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Let's hear it for "Dole- Kemp: The Infomercial."

When Adam and Eve were evicted and sent to dwell somewhere East of Eden, God whipped up a second Garden that fell just short of the original, but not by much. Last week not even Republicans in convention gathered did much to spoil San Diego.

Glorious sunshine, pretty women, Speaker Newt making a "hooray for Martin Luther King" oration, non-stop cocktail parties, that gorgeous harbor crammed with yachts, funny hats, Mayor Barry of Washington lobbying pols, and Ollie North roaming the hallways, does it get any better than this?

And a dandy week for candidate Dole. The polling figures went up: his tax cut proposal (never mind how he'll pay for it; if he wins he'll find a way; if he loses, it's moot), an energetic and popular running mate in maverick Jack Kemp, the bounce every convention temporarily provides. Plus the 72 million federal campaign bucks he was cleared to spend on TV ads and elsewhere. And this convention, despite the shabby treatment it gave host Gov. Pete Wilson and others who veered from the party line on abortion, was a hell of a lot saner and more upbeat than the craziness four years ago in Houston. Where the three harpies, Rev. Pat Robertson, Marilyn Quayle and Pat Buchanan, ranted into mikes until President Reagan's anointed hour as elder and icon, drifted clear out of prime time.

I flew in from New York via Denver mid-afternoon Sunday, having traveled the last leg with George Wesley Sr. and Jr. They're from Oklahoma City and young Master Wesley, 13, was to sing the national anthem to open the convention Monday. Our United flight was on time and at neat little Lindbergh Field, about 10 minutes from downtown, I hopped a Cloud 9 jitney, five bucks into town, with a couple of ladies from Wisconsin, one of them an alternate delegate. Our driver, Elliott, was from Puerto Rico, had been a N.Y. cop who got out of town after being shot, and understandably liked San Diego a lot better since he had not been shot here, not even once.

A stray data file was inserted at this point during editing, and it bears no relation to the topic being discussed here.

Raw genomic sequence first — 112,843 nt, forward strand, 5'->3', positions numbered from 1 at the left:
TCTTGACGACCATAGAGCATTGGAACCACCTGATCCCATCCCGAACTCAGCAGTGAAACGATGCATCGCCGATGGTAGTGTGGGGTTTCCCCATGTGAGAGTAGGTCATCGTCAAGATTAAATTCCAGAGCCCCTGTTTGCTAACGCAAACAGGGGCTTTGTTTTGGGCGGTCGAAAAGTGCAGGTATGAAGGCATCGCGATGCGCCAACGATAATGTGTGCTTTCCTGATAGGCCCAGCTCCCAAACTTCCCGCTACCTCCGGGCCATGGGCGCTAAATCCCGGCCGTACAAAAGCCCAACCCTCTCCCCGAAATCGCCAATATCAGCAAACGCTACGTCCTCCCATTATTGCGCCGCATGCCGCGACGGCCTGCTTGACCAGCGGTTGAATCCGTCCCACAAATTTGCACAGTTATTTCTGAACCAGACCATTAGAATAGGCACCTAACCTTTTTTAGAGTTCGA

At the Hyatt checkpoint, four cleancut young men in suits wielded mine detectors around and under our van and Elliott said they had sniffer dogs, too. Across from the Marriott, there was a so-called free speech zone. One sign slandered Mr. Dole as a "tobacco industry slut"; another urged on me the charms of a strip joint, staffed entirely by "pure platinum showgirls." At my hotel (the Red Lion), TV said Buchanan would endorse Dole. Well, why shouldn't he? Pat got everything he wanted short of prime time and the nomination.